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LNT Files for Ch. 11 Bankruptcy Protection

The other shoe finally dropped last Friday, and industry suppliers are now preparing to open up shipping lanes to Linens 'n Things as soon as they clarify the retailer's debtor-in-possession financing.

LNT, the nation's second largest specialty retailer of home textiles with $2.8 billion in sales and 589 stores, filed for Chapter 11 bankruptcy protection, in the process replacing Robert Di Nicola as president and ceo — moving him upstairs to executive chairman. Michael Gries, a principal of Conway Del Genio Gries & Co., was named interim ceo and chief restructuring officer. In bankruptcy court in Delaware Friday afternoon, Gries could not be reached for comment. Other members of management were also not available.

LNT's evp of store operations, F. David Coder, was named president and coo, the company said in a filing with the Securities and Exchange Commission.

The bankruptcy petition listed total assets of $1.7 billion, with total debt of $1.4 billion as of Dec. 29, 2007.

The filing ended weeks of speculation about whether — and more importantly, when — the retailer would take that course. Two weeks ago, LNT missed a $16.1 million interest payment in an arranged forbearance agreement with secured lenders. The company on Friday said it would close 120 unproductive stores.

"It was necessary that they do this because of the situation," said Gilbert Harrison, ceo of Financo, a private investment bank hired by LNT to seek out strategic alternatives. "Hopefully they will emerge as a smaller but more cleaned up company. They had a lot of problems. The biggest is that when they took over this company they had 1,000 trailers of bad merchandise sitting in the back of all the stores. It was a mess."

DiNicola had earlier announced a nine-year turnaround plan for LNT. As recently as last month he noted that the plan was on track, but that the economy was slowing its progress.

LNT was bought out in early 2006 by a group including Apollo Management, National Realty & Development Corp., and Silver Point Capital. Apollo is the controlling shareholder. In recent weeks, the company has been searching for alternatives to its mounting financial crisis, exacerbated by the downturn in housing and consumer spending.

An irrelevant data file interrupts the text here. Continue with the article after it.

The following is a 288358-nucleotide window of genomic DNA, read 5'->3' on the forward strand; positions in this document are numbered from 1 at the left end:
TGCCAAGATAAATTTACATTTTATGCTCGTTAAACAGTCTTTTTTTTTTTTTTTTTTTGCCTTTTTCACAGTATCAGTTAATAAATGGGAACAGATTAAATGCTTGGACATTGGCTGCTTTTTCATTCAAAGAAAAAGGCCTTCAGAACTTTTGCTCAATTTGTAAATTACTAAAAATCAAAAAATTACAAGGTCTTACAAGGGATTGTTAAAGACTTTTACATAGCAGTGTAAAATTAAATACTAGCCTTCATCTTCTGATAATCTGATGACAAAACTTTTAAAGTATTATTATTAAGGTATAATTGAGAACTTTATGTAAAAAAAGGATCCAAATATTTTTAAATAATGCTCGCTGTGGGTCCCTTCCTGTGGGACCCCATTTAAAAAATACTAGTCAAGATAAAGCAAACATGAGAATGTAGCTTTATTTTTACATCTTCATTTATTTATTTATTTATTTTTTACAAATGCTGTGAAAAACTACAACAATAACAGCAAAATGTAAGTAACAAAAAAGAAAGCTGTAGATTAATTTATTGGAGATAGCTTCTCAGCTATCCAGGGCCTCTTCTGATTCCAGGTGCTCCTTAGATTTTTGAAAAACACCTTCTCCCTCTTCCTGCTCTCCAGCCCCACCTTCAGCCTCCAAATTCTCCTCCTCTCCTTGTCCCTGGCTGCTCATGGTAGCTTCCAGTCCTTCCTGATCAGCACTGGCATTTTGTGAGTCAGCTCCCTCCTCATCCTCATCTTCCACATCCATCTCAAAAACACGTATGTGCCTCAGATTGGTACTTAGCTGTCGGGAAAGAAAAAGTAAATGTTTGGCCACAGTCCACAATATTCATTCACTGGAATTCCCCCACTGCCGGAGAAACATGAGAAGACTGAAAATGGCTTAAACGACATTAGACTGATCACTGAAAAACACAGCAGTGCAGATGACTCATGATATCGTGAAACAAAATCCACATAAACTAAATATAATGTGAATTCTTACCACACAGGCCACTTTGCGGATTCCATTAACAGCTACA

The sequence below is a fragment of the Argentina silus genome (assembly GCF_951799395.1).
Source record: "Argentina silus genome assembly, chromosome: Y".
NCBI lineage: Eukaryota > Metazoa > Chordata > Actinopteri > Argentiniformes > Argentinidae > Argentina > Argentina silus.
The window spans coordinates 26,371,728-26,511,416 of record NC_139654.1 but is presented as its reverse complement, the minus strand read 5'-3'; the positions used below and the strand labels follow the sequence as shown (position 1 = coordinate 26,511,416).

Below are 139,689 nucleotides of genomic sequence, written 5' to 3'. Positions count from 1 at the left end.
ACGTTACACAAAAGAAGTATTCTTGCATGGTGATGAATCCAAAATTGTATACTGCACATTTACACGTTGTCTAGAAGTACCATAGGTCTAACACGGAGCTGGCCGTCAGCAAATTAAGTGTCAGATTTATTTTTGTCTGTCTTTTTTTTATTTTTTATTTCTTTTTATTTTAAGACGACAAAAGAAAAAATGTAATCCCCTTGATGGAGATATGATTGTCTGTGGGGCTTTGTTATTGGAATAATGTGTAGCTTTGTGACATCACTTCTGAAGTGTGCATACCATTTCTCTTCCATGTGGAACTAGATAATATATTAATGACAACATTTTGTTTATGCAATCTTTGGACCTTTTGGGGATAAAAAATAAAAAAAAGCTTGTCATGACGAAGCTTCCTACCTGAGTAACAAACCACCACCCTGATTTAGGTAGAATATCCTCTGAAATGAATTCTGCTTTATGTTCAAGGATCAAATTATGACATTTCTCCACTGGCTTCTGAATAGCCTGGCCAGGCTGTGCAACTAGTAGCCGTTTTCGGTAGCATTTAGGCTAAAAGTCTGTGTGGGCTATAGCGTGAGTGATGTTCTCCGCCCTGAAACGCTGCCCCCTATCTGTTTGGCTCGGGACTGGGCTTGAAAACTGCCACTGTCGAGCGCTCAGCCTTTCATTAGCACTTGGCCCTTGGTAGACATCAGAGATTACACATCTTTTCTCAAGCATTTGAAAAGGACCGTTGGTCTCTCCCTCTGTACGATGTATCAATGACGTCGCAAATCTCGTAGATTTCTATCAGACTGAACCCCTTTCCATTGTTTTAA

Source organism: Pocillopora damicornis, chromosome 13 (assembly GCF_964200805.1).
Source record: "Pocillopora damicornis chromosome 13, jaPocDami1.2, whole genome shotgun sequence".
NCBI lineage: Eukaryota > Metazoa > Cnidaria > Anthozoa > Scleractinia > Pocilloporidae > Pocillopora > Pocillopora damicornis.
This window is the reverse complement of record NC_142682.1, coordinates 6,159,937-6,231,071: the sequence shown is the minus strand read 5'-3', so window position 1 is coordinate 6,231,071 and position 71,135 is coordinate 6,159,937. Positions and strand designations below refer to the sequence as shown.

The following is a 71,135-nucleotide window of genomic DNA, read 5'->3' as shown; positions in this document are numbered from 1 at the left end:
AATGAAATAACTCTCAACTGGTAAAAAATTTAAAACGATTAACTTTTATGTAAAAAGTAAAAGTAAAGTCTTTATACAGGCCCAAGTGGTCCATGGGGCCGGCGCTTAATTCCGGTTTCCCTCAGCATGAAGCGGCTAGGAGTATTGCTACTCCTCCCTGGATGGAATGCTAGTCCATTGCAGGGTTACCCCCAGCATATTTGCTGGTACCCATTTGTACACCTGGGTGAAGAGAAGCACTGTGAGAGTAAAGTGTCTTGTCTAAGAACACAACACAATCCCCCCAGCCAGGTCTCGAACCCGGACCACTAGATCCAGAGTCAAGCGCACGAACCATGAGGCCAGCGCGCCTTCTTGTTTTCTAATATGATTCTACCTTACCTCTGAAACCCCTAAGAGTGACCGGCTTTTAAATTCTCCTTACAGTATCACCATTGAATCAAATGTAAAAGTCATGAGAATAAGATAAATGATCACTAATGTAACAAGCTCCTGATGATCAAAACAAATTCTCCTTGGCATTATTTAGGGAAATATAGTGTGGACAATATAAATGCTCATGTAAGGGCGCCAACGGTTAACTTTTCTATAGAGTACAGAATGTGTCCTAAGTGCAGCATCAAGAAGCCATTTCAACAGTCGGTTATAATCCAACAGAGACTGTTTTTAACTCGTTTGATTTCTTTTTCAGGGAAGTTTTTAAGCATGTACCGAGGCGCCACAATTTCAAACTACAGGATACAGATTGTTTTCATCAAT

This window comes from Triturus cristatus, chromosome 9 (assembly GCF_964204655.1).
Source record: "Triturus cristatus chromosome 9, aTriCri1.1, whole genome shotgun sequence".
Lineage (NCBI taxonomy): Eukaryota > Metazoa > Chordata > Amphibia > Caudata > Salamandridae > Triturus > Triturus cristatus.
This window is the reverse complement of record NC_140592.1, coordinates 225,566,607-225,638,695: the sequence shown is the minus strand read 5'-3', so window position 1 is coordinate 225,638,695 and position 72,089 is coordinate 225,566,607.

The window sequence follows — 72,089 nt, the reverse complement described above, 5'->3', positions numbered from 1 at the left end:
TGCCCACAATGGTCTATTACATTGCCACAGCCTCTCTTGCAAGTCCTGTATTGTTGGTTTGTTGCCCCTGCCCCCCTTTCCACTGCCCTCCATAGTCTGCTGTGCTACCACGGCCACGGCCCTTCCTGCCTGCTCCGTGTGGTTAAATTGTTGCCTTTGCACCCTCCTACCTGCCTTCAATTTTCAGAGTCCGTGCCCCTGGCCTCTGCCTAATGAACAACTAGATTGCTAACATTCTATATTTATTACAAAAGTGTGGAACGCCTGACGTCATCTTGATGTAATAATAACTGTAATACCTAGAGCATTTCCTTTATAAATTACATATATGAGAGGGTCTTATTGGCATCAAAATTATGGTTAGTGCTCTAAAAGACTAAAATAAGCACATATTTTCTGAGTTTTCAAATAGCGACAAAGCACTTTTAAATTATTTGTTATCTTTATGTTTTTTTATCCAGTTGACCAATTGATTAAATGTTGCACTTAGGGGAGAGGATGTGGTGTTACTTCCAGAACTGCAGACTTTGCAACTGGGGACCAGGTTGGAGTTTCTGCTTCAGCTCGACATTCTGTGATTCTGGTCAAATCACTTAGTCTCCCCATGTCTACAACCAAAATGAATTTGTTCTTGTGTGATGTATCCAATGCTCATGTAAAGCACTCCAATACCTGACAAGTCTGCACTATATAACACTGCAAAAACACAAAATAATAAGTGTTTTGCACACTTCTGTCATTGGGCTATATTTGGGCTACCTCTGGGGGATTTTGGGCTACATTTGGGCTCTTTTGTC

"It makes sense to me that they're doing this. It allows them to shed some debt, reorganize their business, and the main thing is to close the stores that are unprofitable for them," said David Greenstein, president of Homestead, a division of Li & Fung. "We look forward to being able to support and ship them in the future; we've been protecting their inventories until they're financial capable."

Similarly, Loren Sweet, president of Brentwood Originals, said he was relieved. "We look forward to continuing with them."

Vendors earlier worried aloud about the potential for a liquidation, a possibility top of mind following Dan River's announced liquidation recently. As it is, unsecured creditors' chances of recovering much if anything, given the extent of LNT's debt structure, seems speculative. The company reported $650 million in notes outstanding. In the SEC filing, LNT stated that the Chapter 11 petition may trigger a default; however it said it believes efforts to enforce those obligations will be stayed as a result of the bankruptcy.

DIP financing is being arranged through General Electric Credit Corporation and other so far unidentified lenders. The DIP credit facility will consist of a revolver up to $700 million, with a $400 million sub-limit for letters of credit. The Canadian revolver will go up to $50 million.

Included among the largest 30 unsecured creditors were Aeolus Down, $4.3 million; Brentwood Originals, $3.5 million; Regal Home, $3.1 million; Croscill, $2.1 million; Royale Linens, $2.0 million; Maples Industries, $1.9 million; Homestead International Group Import, $1.8 million; Pacific Coast Feather, $1.6 million; India Ink, $1.3 million; Richloom Home Fashions, $1.2 million; S. Lichtenberg & Co., $1.2 million; and CHF Industries Import, $1.1 million. Springs Global and CIT, both known to be among the largest creditors, were not included on the creditors' list.

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